When the Rich Don’t Give Enough, Is “Philanthro-Shaming” the Answer?

photo:  panitanphoto/shutterstock

photo:  panitanphoto/shutterstock

Not long ago, I crunched some numbers and found that the top 1 percent of U.S. households—who are collectively worth at least $30 trillion—only donated about $130 billion to charity in 2016, which is less than half of 1 percent of their total wealth.

That’s a discouraging statistic in a world where, among other things, millions of children still die every year from preventable causes. But it didn’t surprise me. I can think of myriad examples of insanely rich people who spend lavishly on private jets, multiple estates, over-the-top birthday parties, and more—while leaving little public trace of philanthropic giving.

You don’t hear much about these folks at Inside Philanthropy. We cover those who give, not those who don’t. And if you read my article on the paltry giving of the 1 percent, you’ll notice I didn’t dwell on the penuriousness of any particular billionaire. In fact, we rarely single out anyone for their failure to give. We do often urge existing philanthropists to give more, especially those who’ve signed the Giving Pledge and care about time-urgent issues like climate change. And we often express puzzlement at the timetable top donors have for disposing of their fortunes. For example, I’ve wondered aloud why Bill Gates has $90 billion sitting on the sidelines in private investments—even as he and Melinda publicly urge others to give more, arguing that greater giving can save lives right now.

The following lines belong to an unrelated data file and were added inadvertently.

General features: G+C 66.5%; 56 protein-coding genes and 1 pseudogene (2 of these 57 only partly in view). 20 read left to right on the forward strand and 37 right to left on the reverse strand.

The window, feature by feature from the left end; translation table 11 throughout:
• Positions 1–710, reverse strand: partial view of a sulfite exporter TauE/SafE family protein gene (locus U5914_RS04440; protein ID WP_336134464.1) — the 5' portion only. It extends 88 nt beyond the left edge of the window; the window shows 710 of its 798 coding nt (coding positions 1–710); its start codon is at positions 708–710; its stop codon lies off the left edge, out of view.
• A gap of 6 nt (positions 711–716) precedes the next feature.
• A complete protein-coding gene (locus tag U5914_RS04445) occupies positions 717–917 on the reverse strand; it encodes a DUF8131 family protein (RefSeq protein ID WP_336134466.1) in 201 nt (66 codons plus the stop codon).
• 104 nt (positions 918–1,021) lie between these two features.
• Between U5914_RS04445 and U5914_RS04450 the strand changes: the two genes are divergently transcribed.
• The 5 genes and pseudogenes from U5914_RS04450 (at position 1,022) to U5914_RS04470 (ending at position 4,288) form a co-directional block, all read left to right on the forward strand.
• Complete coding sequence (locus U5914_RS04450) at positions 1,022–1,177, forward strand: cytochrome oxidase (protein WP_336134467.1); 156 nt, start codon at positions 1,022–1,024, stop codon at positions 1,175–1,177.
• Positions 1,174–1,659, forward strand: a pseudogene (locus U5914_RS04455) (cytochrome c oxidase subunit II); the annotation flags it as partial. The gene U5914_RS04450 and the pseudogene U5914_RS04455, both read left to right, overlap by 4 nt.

Overall, though, “philanthro-shaming” is not our thing at IP.